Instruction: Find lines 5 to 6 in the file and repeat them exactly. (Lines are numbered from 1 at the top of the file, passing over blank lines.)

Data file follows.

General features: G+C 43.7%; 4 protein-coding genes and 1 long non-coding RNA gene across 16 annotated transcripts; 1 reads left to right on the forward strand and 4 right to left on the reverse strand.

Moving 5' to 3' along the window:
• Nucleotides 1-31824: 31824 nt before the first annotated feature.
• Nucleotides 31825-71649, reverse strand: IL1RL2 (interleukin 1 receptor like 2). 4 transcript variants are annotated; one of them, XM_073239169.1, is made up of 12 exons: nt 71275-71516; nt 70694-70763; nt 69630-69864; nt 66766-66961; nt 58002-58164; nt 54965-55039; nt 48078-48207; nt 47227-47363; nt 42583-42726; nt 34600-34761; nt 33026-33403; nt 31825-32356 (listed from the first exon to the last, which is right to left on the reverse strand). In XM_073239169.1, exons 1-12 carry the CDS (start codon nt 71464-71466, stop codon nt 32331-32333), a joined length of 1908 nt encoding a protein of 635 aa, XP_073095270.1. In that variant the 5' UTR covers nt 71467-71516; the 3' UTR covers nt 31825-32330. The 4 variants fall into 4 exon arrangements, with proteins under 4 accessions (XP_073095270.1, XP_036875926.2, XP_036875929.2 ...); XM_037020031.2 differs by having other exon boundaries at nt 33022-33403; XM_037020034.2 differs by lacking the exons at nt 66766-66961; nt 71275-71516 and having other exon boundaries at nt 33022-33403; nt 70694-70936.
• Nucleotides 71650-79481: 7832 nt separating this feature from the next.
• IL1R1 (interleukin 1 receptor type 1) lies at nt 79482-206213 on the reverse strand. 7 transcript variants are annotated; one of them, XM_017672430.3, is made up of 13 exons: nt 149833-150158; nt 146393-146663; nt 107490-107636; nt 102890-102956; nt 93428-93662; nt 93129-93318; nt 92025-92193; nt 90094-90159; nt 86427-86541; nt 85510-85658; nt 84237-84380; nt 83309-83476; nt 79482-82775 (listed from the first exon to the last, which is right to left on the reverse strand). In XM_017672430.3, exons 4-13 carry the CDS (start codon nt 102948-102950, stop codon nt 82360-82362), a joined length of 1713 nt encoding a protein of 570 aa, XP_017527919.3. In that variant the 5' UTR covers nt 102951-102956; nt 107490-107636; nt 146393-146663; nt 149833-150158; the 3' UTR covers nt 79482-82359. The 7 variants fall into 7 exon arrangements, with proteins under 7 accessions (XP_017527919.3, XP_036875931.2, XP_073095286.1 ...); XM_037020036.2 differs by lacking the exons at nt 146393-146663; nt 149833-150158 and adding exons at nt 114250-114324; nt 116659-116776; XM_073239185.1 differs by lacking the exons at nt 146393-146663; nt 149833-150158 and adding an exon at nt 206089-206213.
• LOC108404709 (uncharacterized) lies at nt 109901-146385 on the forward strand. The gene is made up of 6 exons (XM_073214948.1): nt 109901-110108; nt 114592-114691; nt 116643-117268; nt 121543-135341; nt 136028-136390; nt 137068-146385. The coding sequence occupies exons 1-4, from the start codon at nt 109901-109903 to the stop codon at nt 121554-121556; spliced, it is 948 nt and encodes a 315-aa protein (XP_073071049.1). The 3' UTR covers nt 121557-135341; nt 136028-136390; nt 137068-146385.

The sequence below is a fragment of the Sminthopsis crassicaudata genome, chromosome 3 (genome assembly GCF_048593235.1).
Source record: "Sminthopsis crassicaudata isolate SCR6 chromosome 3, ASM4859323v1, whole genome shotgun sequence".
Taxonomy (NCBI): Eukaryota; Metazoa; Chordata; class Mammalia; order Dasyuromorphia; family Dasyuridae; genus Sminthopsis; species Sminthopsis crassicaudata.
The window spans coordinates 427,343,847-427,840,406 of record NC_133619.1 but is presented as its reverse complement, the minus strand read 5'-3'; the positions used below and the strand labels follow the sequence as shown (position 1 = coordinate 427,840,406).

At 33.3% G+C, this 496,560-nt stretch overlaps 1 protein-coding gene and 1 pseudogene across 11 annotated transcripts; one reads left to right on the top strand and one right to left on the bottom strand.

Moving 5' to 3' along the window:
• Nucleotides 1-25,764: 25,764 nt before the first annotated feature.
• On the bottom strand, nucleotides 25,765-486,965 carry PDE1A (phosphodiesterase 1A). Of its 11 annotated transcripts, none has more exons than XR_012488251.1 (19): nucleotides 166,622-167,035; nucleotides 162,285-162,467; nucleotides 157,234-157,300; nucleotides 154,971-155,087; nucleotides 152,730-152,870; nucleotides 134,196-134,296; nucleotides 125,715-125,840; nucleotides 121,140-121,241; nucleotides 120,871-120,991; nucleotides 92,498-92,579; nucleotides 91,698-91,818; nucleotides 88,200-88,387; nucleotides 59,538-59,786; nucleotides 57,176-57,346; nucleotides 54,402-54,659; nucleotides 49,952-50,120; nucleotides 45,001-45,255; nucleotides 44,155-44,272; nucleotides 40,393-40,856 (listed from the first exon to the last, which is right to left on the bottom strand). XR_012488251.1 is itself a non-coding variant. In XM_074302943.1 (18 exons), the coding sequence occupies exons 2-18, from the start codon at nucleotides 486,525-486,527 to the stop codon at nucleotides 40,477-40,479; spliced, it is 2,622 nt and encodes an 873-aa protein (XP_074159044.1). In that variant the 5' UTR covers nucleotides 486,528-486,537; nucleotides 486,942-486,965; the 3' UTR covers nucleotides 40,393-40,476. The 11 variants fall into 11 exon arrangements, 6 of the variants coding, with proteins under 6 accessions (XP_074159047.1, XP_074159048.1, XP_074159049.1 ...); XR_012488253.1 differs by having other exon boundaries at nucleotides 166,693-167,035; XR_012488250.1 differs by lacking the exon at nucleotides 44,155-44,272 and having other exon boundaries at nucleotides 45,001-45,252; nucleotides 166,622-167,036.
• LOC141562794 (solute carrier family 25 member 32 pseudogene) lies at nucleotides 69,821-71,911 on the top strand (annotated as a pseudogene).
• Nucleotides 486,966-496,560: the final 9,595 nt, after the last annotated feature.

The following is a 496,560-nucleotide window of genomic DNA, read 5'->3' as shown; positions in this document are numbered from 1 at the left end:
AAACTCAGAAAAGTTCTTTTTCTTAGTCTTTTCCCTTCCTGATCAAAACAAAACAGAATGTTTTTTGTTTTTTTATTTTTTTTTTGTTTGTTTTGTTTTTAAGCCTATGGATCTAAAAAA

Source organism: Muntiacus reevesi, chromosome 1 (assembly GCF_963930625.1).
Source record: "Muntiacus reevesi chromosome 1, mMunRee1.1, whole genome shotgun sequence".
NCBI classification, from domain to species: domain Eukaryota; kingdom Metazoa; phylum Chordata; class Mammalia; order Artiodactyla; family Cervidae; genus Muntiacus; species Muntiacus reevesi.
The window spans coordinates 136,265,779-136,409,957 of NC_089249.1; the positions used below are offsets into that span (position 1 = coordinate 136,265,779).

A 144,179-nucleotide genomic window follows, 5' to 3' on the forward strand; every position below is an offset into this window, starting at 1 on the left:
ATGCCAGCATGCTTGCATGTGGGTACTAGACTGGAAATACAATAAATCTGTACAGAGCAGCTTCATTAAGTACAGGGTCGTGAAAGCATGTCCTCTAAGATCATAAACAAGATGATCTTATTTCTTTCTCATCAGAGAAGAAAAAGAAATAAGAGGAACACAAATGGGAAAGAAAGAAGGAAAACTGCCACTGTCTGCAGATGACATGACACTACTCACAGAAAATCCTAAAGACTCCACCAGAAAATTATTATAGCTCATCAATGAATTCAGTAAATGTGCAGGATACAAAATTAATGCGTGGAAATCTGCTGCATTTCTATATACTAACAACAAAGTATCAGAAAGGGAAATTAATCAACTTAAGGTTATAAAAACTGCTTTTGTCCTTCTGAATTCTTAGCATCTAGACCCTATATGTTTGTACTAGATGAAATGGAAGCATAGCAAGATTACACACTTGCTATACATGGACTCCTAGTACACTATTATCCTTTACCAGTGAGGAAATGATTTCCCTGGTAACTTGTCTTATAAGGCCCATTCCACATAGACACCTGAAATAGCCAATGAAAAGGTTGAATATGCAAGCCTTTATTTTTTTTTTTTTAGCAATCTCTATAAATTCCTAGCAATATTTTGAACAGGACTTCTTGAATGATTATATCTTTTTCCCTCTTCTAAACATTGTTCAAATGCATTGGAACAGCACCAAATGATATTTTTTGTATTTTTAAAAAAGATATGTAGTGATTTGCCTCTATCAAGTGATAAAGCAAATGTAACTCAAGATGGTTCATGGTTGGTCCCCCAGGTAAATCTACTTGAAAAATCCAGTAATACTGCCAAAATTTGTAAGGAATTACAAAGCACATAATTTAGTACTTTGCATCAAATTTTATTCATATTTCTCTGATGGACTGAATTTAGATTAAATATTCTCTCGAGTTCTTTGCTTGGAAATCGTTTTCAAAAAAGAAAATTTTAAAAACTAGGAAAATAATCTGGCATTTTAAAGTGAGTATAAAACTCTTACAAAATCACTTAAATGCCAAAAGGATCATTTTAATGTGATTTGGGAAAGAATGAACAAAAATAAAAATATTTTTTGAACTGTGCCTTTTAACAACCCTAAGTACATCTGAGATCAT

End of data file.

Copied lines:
• Nucleotides 71650-79481: 7832 nt separating this feature from the next.
• IL1R1 (interleukin 1 receptor type 1) lies at nt 79482-206213 on the reverse strand. 7 transcript variants are annotated; one of them, XM_017672430.3, is made up of 13 exons: nt 149833-150158; nt 146393-146663; nt 107490-107636; nt 102890-102956; nt 93428-93662; nt 93129-93318; nt 92025-92193; nt 90094-90159; nt 86427-86541; nt 85510-85658; nt 84237-84380; nt 83309-83476; nt 79482-82775 (listed from the first exon to the last, which is right to left on the reverse strand). In XM_017672430.3, exons 4-13 carry the CDS (start codon nt 102948-102950, stop codon nt 82360-82362), a joined length of 1713 nt encoding a protein of 570 aa, XP_017527919.3. In that variant the 5' UTR covers nt 102951-102956; nt 107490-107636; nt 146393-146663; nt 149833-150158; the 3' UTR covers nt 79482-82359. The 7 variants fall into 7 exon arrangements, with proteins under 7 accessions (XP_017527919.3, XP_036875931.2, XP_073095286.1 ...); XM_037020036.2 differs by lacking the exons at nt 146393-146663; nt 149833-150158 and adding exons at nt 114250-114324; nt 116659-116776; XM_073239185.1 differs by lacking the exons at nt 146393-146663; nt 149833-150158 and adding an exon at nt 206089-206213.